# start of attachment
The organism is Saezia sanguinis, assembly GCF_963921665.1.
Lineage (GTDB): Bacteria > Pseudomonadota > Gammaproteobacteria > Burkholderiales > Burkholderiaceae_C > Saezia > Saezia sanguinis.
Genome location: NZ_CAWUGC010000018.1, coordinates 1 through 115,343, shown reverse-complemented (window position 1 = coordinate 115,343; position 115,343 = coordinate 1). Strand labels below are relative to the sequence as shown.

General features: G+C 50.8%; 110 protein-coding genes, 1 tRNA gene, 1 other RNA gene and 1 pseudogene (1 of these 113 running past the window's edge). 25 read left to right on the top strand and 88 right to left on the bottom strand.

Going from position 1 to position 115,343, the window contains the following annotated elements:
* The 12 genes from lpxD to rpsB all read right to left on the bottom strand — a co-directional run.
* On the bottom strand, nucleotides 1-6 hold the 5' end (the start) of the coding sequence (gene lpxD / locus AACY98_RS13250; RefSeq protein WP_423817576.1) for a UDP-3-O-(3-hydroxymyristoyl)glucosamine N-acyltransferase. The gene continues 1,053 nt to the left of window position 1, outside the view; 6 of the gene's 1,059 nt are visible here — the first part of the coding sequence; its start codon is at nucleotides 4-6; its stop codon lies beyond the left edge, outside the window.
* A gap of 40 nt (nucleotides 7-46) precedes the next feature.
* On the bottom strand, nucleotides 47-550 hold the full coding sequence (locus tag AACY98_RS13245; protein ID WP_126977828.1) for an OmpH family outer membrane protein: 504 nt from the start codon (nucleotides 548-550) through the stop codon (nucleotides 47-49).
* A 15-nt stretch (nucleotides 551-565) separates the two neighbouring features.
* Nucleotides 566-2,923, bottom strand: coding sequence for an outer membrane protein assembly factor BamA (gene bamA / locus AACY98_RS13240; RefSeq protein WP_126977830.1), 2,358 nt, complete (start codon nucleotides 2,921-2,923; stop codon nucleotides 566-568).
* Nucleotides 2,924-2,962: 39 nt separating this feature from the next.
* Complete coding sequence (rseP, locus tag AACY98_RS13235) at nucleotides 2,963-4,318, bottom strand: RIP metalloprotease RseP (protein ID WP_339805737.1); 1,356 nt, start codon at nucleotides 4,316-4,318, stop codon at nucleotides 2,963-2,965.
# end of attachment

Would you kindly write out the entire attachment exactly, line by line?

The organism is Saezia sanguinis, assembly GCF_963921665.1.
Lineage (GTDB): Bacteria > Pseudomonadota > Gammaproteobacteria > Burkholderiales > Burkholderiaceae_C > Saezia > Saezia sanguinis.
Genome location: NZ_CAWUGC010000018.1, coordinates 1 through 115,343, shown reverse-complemented (window position 1 = coordinate 115,343; position 115,343 = coordinate 1). Strand labels below are relative to the sequence as shown.

General features: G+C 50.8%; 110 protein-coding genes, 1 tRNA gene, 1 other RNA gene and 1 pseudogene (1 of these 113 running past the window's edge). 25 read left to right on the top strand and 88 right to left on the bottom strand.

Going from position 1 to position 115,343, the window contains the following annotated elements:
* The 12 genes from lpxD to rpsB all read right to left on the bottom strand — a co-directional run.
* On the bottom strand, nucleotides 1-6 hold the 5' end (the start) of the coding sequence (gene lpxD / locus AACY98_RS13250; RefSeq protein WP_423817576.1) for a UDP-3-O-(3-hydroxymyristoyl)glucosamine N-acyltransferase. The gene continues 1,053 nt to the left of window position 1, outside the view; 6 of the gene's 1,059 nt are visible here — the first part of the coding sequence; its start codon is at nucleotides 4-6; its stop codon lies beyond the left edge, outside the window.
* A gap of 40 nt (nucleotides 7-46) precedes the next feature.
* On the bottom strand, nucleotides 47-550 hold the full coding sequence (locus tag AACY98_RS13245; protein ID WP_126977828.1) for an OmpH family outer membrane protein: 504 nt from the start codon (nucleotides 548-550) through the stop codon (nucleotides 47-49).
* A 15-nt stretch (nucleotides 551-565) separates the two neighbouring features.
* Nucleotides 566-2,923, bottom strand: coding sequence for an outer membrane protein assembly factor BamA (gene bamA / locus AACY98_RS13240; RefSeq protein WP_126977830.1), 2,358 nt, complete (start codon nucleotides 2,921-2,923; stop codon nucleotides 566-568).
* Nucleotides 2,924-2,962: 39 nt separating this feature from the next.
* Complete coding sequence (rseP, locus tag AACY98_RS13235) at nucleotides 2,963-4,318, bottom strand: RIP metalloprotease RseP (protein ID WP_339805737.1); 1,356 nt, start codon at nucleotides 4,316-4,318, stop codon at nucleotides 2,963-2,965.